General News of Thursday, 13 December 2012
Source: Daily Graphic
A political science lecturer at the Kwame Nkrumah University of Science and Technology (KNUST), Mr Kwasi Amakye-Boateng, says the leadership of the New Patriotic Party (NPP) should stop crying foul, and rather blame themselves for the party’s defeat in the just ended general election.
He said the NPP leadership lacked strategic planning, and that there was little surprise the party lost.
Speaking in an interview with graphic.com.gh in Kumasi Monday, Mr Amakye-Boateng said the party’s electoral machine did not possess the firepower to outdo the National Democratic Congress (NDC).
“It is clear that the NPP needs a major shake up at leadership level if it wanted to recover its lost glory,” he stressed. He stated that it was clear the party leadership had lost touch with the political environment.
“On the whole, I think the party needs to take a second look at its understanding of politics.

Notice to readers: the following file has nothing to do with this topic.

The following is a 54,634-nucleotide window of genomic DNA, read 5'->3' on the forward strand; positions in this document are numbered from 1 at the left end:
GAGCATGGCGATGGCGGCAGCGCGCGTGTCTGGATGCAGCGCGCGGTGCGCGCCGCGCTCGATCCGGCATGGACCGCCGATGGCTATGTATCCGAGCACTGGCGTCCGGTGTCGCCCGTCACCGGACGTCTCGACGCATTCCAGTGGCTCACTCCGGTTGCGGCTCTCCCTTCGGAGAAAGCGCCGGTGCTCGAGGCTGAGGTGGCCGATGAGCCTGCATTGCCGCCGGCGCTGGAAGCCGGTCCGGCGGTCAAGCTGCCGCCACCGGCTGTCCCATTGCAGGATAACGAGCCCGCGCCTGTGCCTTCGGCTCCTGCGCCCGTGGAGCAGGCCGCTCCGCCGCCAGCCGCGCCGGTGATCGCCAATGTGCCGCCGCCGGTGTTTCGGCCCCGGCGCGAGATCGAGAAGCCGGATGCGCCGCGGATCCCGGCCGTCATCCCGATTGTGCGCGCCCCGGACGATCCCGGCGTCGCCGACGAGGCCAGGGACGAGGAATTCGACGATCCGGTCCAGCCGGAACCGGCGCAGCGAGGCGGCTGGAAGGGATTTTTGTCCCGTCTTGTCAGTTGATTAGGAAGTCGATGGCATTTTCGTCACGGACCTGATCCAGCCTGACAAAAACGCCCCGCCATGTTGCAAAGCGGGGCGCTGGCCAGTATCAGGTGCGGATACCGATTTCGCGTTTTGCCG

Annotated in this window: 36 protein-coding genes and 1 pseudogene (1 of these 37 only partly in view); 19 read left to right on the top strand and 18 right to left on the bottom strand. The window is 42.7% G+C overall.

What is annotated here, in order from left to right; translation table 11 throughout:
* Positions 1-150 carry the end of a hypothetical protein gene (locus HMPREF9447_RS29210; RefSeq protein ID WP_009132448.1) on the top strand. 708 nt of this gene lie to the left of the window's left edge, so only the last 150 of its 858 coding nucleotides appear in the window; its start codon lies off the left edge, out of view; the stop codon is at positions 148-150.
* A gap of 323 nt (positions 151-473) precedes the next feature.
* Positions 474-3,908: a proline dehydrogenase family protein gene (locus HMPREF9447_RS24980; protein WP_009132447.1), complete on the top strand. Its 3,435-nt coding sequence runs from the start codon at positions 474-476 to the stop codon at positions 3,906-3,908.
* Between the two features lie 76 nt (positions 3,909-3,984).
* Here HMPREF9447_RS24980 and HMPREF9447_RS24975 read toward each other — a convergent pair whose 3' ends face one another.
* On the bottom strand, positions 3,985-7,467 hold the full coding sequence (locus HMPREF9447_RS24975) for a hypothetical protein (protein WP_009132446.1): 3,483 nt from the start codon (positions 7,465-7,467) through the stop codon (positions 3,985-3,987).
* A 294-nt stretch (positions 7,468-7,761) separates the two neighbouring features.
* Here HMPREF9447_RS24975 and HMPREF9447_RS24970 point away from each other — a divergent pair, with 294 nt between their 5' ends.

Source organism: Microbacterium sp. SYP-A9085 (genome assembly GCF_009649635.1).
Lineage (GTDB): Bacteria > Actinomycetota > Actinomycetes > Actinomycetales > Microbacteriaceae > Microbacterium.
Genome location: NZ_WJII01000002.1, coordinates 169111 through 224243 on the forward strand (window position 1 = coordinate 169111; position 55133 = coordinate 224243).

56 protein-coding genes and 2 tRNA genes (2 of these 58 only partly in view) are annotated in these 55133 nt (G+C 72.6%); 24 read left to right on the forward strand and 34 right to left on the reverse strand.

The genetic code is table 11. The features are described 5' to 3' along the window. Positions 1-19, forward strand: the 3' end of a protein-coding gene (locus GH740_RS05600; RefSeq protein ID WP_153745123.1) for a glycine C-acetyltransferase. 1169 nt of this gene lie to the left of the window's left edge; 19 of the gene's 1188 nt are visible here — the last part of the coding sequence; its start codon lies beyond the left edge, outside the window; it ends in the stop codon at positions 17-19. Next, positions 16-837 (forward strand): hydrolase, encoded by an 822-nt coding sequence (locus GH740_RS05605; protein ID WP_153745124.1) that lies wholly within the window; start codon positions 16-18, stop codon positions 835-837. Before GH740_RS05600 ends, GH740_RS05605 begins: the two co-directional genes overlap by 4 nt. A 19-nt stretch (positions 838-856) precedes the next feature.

“For instance, the NPP must start looking at how they relate to people who do not belong to their political tradition,” he stressed.
Mr Amakye-Boateng accused the elite in the party of influencing the selection of the presidential candidate who “was not competitive.”
He said having presented a presidential candidate who did not do well in the 2008 and 2012 elections, the NPP should be informed that the candidate was not competitive.
The political science lecturer said the fact that President Mahama carried some of the “garbage” associated with late President Mills into the elections and yet managed to win first time was enough grounds to tell NPP that all was not well with them.
For Mr Mahama to use a limited time to campaign, and yet win the elections first touch meant the NDC were tactically superior to the NPP in electioneering.
He said the defeat of the party should be a wake-up call to the NPP that the Ghanaian voter could not be taken for granted.
Mr Amakye-Boateng suggested that in choosing national leaders in future, the NPP should look at people who did not come from their support base.